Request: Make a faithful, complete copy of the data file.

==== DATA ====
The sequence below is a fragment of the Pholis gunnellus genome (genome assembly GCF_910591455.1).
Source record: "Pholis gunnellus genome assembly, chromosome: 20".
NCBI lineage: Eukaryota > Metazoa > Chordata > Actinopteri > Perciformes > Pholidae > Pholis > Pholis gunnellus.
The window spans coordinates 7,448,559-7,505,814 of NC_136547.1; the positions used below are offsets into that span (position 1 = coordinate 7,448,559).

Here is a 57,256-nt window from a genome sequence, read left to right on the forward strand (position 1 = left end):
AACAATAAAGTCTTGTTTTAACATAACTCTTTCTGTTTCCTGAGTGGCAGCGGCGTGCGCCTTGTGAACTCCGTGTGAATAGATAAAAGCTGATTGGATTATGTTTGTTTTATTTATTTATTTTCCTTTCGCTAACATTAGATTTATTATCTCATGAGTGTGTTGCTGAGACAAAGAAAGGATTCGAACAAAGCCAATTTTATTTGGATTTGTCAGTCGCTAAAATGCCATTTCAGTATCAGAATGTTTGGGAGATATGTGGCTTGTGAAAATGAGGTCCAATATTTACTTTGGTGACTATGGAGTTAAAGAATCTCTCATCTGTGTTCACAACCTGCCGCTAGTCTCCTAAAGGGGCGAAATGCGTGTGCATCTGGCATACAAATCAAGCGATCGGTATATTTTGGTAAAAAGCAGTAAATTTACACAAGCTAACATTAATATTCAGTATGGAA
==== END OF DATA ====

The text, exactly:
The sequence below is a fragment of the Pholis gunnellus genome (genome assembly GCF_910591455.1).
Source record: "Pholis gunnellus genome assembly, chromosome: 20".
NCBI lineage: Eukaryota > Metazoa > Chordata > Actinopteri > Perciformes > Pholidae > Pholis > Pholis gunnellus.
The window spans coordinates 7,448,559-7,505,814 of NC_136547.1; the positions used below are offsets into that span (position 1 = coordinate 7,448,559).

Here is a 57,256-nt window from a genome sequence, read left to right on the forward strand (position 1 = left end):
AACAATAAAGTCTTGTTTTAACATAACTCTTTCTGTTTCCTGAGTGGCAGCGGCGTGCGCCTTGTGAACTCCGTGTGAATAGATAAAAGCTGATTGGATTATGTTTGTTTTATTTATTTATTTTCCTTTCGCTAACATTAGATTTATTATCTCATGAGTGTGTTGCTGAGACAAAGAAAGGATTCGAACAAAGCCAATTTTATTTGGATTTGTCAGTCGCTAAAATGCCATTTCAGTATCAGAATGTTTGGGAGATATGTGGCTTGTGAAAATGAGGTCCAATATTTACTTTGGTGACTATGGAGTTAAAGAATCTCTCATCTGTGTTCACAACCTGCCGCTAGTCTCCTAAAGGGGCGAAATGCGTGTGCATCTGGCATACAAATCAAGCGATCGGTATATTTTGGTAAAAAGCAGTAAATTTACACAAGCTAACATTAATATTCAGTATGGAA